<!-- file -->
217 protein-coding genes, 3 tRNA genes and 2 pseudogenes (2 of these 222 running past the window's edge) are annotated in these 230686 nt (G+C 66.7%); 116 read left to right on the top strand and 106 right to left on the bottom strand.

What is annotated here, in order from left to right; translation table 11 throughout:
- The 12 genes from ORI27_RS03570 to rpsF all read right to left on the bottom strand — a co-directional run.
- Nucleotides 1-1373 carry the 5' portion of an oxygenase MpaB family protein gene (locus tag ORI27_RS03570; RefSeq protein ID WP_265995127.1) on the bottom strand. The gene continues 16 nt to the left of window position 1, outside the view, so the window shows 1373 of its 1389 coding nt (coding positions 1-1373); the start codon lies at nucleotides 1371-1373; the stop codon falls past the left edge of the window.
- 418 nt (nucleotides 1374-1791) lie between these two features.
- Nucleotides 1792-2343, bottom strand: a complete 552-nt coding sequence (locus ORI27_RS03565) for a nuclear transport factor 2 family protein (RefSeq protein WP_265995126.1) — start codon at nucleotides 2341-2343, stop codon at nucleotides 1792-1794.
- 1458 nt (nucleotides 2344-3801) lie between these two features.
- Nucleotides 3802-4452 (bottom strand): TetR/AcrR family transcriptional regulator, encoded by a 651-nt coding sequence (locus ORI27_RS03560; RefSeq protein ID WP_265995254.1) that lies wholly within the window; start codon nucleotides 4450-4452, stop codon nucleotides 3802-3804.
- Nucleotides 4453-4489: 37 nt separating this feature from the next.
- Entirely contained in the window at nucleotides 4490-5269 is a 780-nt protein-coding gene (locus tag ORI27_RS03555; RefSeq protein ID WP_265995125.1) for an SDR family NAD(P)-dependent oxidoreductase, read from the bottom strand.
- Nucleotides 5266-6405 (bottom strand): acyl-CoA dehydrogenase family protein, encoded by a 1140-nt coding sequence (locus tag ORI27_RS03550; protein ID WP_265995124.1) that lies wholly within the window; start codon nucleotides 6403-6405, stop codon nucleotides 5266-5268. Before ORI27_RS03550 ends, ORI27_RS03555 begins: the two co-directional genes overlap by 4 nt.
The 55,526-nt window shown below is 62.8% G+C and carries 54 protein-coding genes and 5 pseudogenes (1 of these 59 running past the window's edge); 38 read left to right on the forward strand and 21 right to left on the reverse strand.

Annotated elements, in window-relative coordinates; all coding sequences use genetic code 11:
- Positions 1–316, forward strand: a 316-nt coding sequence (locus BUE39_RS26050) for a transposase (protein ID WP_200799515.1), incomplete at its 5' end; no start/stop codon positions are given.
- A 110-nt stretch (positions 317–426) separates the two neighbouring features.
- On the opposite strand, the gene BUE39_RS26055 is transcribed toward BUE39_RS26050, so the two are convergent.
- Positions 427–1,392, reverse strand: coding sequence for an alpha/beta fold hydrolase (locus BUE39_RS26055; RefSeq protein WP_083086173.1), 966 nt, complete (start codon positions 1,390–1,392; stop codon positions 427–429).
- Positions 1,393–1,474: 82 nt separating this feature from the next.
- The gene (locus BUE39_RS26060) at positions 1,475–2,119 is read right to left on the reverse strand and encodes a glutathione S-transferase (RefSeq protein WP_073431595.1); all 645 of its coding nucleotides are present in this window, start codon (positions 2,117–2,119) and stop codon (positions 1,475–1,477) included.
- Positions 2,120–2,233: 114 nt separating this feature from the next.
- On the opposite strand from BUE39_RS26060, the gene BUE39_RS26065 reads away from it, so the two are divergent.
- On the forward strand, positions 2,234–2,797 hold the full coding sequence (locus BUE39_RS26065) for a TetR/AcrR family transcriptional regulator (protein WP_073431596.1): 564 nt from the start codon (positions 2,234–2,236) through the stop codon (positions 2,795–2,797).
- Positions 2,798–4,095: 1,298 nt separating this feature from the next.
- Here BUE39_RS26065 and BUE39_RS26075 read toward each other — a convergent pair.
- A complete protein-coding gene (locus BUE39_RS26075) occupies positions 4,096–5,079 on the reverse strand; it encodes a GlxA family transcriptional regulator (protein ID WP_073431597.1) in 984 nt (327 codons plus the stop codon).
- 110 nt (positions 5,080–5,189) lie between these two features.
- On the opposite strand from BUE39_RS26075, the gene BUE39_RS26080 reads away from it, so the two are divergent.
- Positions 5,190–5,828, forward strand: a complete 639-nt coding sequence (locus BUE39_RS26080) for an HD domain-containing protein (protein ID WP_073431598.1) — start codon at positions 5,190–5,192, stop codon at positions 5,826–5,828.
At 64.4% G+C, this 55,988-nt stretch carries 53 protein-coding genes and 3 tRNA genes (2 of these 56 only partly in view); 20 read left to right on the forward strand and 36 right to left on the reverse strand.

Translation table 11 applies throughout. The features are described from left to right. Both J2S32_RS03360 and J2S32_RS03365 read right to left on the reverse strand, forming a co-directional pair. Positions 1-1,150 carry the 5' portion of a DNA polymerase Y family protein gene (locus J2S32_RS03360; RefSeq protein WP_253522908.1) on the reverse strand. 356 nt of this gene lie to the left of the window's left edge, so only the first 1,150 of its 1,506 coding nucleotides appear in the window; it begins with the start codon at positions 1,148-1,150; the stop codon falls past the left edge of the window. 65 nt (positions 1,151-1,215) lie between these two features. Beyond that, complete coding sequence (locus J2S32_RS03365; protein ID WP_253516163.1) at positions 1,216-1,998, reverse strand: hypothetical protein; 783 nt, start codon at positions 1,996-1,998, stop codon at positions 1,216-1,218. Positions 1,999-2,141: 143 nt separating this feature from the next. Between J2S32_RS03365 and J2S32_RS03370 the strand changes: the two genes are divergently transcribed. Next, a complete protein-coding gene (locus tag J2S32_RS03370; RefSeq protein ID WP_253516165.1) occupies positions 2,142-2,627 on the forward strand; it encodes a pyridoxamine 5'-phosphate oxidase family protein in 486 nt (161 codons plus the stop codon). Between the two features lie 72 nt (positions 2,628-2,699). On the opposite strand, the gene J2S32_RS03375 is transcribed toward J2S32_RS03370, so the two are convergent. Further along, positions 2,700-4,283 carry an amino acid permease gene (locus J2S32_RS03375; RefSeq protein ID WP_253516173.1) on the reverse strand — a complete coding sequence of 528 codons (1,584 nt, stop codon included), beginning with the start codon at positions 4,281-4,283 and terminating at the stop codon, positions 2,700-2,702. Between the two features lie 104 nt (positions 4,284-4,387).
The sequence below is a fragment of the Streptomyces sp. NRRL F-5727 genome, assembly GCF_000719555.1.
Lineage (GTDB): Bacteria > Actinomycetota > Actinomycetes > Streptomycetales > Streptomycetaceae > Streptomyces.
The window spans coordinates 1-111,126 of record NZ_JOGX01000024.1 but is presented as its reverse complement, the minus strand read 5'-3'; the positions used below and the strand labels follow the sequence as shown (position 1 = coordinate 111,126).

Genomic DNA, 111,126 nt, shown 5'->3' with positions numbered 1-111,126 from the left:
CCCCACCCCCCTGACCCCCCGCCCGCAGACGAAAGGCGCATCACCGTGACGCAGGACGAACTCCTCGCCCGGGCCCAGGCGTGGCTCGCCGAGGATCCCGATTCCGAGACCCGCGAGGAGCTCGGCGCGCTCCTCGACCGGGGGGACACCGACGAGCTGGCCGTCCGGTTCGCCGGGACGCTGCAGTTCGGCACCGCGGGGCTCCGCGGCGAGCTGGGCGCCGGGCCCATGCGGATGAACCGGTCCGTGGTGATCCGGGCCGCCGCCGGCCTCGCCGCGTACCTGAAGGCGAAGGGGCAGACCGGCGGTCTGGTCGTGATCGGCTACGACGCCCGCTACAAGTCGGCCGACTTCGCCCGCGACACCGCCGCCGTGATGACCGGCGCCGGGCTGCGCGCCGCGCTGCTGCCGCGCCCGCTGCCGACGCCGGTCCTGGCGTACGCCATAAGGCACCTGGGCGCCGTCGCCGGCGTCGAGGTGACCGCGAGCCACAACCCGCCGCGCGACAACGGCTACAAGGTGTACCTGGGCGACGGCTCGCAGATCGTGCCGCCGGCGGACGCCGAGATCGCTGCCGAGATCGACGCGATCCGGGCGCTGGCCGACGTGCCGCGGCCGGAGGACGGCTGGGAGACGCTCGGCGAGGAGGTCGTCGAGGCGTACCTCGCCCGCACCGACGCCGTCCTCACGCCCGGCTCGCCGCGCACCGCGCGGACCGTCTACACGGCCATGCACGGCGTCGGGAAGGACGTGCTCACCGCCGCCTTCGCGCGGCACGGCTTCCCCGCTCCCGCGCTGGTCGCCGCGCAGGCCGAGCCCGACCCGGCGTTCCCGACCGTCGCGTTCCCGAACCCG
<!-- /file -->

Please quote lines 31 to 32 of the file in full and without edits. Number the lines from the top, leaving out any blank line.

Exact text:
The sequence below is a fragment of the Streptomyces sp. NRRL F-5727 genome, assembly GCF_000719555.1.
Lineage (GTDB): Bacteria > Actinomycetota > Actinomycetes > Streptomycetales > Streptomycetaceae > Streptomyces.